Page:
Fact or Myth: Does The Risk of Antibiotics Outweigh The Benefits?

This is a fact.

Leaving the doctor’s office without a prescription for an antibiotic in hand can feel like a waste of time. The words “viral infection” make us cringe, and often, we argue with the doctor anyway, begging for an antibiotic that will do nothing to make the virus pass, either more quickly or more comfortably.

The argument that “it can’t hurt” holds no weight, as widespread antibiotic use adversely affects not only the individual, but also the global community.

Antibiotics do not help cure viral infections, such as those that cause the common cold, the flu or bronchitis. Despite this fact, more than half of antibiotic prescriptions filled are for people with viruses!

Every time you take an antibiotic, its ability to combat the very bacteria it is designed to treat deteriorates, leaving you vulnerable to infections and without recourse to treat them. Antibiotic resistant infections linger longer, require more expensive and more harmful medications, entail more doctor visits and tests, and may even cause death.

Take for instance, drug-resistant forms of tuberculosis (TB), which cost more, take longer to work (in some cases 2 or more years), and cause more severe side effects than do non-resistant TB drugs.

Antibiotic Resistance and Mainstream Media

The more we use antibiotics, the less effective they become; antibiotics unintentionally tell the bacteria how to resist them in the future! Methicillin-resistant Staphylococcus aureus (MRSA) is the perfect example of the virulent nature of antibiotic resistance. MRSA used to only be a threat to hospital patients, but a newer form of MRSA has evolved and is now infecting healthy people outside of the hospital as well.

According to the World Health Organization (WHO), if we continue to use antibiotics at this rate, the medications we have come to depend on will no longer work, in effect taking us back to the Stone Age, when every infection was deadly.

Mainstream media has not done its due diligence in alerting the public of the dangers of widespread antibiotic use – neither has the Food and Drug Administration (FDA). The large pharmaceutical companies that manufacture antibiotics control both the mainstream media and the FDA. antibiotic resistance

The media depends on the pharmaceutical companies’ advertising revenue and is wary of disrupting this relationship by reporting on the opposing view.

The FDA receives 50% of its funding from its reviews of medications that come directly from the pharmaceutical companies. Not wishing to rock the boat, the FDA rarely reports drug toxicities. FDA employees are notoriously offered high-income positions at the very companies they are supposed to be regulating.

Dr. Herbert Ley, former commissioner of the FDA, explains, “What the FDA is doing and what the public thinks the FDA is doing is as different as night and day.”

Many patients, and even some doctors, are kept in the dark as to the dangerous complications of antibiotic resistance. Some little known side effects include…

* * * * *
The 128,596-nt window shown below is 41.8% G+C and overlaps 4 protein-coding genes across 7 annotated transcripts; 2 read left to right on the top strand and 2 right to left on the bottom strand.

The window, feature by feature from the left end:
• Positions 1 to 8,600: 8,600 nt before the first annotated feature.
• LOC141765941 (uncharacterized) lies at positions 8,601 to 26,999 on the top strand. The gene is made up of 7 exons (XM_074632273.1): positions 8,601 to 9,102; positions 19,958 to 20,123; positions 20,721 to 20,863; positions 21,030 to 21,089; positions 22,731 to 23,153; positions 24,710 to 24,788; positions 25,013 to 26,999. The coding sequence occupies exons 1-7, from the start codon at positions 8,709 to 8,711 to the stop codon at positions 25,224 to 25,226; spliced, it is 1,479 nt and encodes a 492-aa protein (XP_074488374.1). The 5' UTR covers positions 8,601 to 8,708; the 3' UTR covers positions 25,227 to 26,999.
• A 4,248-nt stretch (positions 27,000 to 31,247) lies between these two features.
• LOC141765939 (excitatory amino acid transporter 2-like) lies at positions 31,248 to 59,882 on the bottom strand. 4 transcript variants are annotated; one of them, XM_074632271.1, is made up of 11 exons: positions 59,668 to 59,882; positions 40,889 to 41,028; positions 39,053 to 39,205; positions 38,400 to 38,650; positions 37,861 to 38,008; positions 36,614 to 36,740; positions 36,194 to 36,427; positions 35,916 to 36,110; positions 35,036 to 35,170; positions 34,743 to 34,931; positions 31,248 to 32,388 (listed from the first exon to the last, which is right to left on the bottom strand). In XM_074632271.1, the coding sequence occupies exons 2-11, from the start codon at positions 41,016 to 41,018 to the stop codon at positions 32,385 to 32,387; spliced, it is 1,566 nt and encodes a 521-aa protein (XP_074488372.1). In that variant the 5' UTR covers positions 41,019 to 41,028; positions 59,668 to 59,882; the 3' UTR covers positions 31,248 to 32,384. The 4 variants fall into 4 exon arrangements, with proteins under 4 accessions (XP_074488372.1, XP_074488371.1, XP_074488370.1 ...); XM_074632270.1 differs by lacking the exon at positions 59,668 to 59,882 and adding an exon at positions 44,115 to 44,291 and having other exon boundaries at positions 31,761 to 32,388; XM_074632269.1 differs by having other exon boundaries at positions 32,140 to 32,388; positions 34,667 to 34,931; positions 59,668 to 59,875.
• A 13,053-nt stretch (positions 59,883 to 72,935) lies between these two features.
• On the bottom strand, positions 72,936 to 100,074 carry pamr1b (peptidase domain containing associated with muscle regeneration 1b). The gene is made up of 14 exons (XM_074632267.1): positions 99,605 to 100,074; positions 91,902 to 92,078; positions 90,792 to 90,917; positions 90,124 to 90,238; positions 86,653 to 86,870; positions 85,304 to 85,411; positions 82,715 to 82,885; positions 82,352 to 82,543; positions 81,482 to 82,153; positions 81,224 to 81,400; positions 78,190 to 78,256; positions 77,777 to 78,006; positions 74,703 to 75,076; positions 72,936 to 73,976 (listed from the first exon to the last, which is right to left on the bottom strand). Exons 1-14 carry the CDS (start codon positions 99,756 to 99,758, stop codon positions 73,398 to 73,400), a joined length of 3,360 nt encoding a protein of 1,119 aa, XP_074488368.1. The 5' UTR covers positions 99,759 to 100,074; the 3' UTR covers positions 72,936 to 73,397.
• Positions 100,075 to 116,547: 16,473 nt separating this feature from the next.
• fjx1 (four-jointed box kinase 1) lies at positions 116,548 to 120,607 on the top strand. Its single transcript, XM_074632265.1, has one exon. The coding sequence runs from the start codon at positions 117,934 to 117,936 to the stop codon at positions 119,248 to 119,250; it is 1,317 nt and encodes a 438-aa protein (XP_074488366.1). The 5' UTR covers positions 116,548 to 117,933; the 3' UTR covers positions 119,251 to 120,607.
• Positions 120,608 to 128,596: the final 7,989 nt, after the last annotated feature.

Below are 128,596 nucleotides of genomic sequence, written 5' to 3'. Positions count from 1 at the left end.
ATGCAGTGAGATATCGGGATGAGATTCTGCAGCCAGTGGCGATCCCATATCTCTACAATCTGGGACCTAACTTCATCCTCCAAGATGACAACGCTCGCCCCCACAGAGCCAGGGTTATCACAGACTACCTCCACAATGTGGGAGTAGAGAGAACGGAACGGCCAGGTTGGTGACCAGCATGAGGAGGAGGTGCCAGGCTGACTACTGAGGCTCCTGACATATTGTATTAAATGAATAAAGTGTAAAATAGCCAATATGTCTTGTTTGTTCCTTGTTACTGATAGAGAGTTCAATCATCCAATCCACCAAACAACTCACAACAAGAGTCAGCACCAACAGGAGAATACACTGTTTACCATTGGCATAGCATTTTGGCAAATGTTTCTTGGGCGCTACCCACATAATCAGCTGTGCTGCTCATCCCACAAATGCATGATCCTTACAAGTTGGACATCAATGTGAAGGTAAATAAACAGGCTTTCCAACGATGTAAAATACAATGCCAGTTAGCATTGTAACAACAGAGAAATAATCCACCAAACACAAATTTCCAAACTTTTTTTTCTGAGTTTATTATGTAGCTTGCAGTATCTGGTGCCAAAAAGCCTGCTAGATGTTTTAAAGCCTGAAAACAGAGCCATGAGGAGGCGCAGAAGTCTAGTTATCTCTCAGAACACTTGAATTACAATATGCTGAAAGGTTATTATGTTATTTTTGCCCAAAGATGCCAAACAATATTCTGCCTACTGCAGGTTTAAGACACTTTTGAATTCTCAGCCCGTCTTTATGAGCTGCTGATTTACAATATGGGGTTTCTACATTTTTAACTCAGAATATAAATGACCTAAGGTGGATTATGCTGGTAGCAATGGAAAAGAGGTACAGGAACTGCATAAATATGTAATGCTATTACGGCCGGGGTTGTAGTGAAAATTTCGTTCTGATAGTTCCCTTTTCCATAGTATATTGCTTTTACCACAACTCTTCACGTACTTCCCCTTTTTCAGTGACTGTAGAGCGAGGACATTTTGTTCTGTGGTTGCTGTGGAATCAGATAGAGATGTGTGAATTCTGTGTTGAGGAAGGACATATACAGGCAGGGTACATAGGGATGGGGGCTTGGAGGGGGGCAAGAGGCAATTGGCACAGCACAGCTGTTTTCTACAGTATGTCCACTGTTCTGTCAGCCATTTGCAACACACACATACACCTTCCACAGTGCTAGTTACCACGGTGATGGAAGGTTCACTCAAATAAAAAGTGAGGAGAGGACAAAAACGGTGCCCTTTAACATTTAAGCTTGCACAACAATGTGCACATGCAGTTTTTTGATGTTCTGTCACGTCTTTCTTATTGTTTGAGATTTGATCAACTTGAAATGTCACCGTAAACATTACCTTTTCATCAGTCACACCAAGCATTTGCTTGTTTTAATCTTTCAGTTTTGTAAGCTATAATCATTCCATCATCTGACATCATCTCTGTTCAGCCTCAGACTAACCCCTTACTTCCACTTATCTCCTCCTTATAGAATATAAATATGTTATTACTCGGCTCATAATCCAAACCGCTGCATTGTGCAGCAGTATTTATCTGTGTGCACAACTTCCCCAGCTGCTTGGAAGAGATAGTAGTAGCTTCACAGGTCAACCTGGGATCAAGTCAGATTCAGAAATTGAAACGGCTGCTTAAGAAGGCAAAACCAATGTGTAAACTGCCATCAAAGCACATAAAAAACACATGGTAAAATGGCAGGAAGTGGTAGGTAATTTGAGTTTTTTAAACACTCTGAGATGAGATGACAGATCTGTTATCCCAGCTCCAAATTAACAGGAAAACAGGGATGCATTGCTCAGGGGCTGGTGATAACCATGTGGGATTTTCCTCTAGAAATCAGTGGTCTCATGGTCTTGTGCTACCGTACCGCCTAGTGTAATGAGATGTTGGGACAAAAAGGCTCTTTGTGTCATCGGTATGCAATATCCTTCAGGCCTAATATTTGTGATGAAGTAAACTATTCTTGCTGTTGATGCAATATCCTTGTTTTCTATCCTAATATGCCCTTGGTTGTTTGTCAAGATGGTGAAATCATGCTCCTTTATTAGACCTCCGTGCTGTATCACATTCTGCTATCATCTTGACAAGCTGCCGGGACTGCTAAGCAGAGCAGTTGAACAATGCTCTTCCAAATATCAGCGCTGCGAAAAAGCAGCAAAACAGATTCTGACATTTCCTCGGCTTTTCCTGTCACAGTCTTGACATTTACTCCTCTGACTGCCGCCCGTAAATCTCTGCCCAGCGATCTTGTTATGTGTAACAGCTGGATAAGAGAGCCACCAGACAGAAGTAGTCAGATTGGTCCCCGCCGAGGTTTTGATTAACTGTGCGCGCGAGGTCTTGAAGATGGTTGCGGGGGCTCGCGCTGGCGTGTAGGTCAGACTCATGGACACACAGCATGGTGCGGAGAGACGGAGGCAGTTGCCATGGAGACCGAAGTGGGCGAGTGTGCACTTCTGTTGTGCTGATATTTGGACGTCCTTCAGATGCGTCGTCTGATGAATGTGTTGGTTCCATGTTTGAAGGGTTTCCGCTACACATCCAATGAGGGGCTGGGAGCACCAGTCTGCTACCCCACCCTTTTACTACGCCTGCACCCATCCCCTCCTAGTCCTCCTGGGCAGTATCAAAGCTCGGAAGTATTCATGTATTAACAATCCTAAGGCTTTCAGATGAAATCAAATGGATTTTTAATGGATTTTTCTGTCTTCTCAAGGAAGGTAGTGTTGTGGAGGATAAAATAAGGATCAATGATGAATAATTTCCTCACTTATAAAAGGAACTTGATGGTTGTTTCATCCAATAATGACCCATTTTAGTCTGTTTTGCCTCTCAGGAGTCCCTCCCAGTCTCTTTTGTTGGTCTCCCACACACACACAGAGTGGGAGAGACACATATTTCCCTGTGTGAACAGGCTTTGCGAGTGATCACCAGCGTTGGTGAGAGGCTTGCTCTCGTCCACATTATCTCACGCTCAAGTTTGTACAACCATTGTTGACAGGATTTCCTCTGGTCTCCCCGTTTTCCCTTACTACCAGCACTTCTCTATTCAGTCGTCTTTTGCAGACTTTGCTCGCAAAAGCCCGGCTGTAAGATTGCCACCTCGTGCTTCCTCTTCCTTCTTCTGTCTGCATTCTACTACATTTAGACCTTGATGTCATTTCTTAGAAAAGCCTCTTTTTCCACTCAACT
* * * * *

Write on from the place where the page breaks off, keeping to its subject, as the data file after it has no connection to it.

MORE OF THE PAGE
• Joint pain
  • Nerve damage
  • Anxiety
  • Confusion
  • Agitation
  • Depression

Furthermore, 25% of antibiotic resistance users suffer from diarrhea, 1 in 1000 are hospitalized for severe allergies and others suffer from less-severe allergic reactions, such as rashes. Many side effects go unreported.

And let’s not forget that antibiotics not only kill the “bad” bacteria, but also destroy the “good” bacteria that keep us healthy.

The most dangerous form of antibiotics is quinolones, with Levaquin, Vancomycin and Bactrim the most injurious. They have been shown to cause severe and permanent disabilities. It has proven difficult to monitor the risks associated with quinolones, because side effects may manifest months after taking the antibiotic, making the connection easy to miss.

Professor of medicine and chief of clinical pharmacology at Indiana School of Medicine, David Flockhart, claims that one-third of patients taking a quinolone will suffer from some type of psychiatric effect, such as depression, anxiety or personality disorder. Unfortunately, many doctors ignore, misunderstand or dismiss these dangerous complications.

What You Can Do to Minimize the Risks of Antibiotic Resistance

Only use antibiotics for bacterial infections, some fungal infections and certain parasites. Opt for antibiotics that have a long-history of use and don’t damage the liver, kidneys or connective tissue, such as Penicillin, Amoxicillan, Cephalexin (Keflex) and Erythromycin. Take exactly as advised and do not take antibiotics without a prescription.

Better still, investigate natural alternatives to antibiotics in order to avoid dangerous side effects.

These alternatives include: manuka honey, the healing properties of which, in some instances go beyond those of traditional antibiotics, especially in wound care and anti-bacterial activity; goldenseal, a powerful natural antibiotic that helps treat sore throats as well as digestive infections; oregon grape (Berberis aquifolium), which arrests urinary tract infections when taken as a tea; and many more alternatives for practically any health condition. You can find them by looking at natural remedies found here on Underground Health Reporter.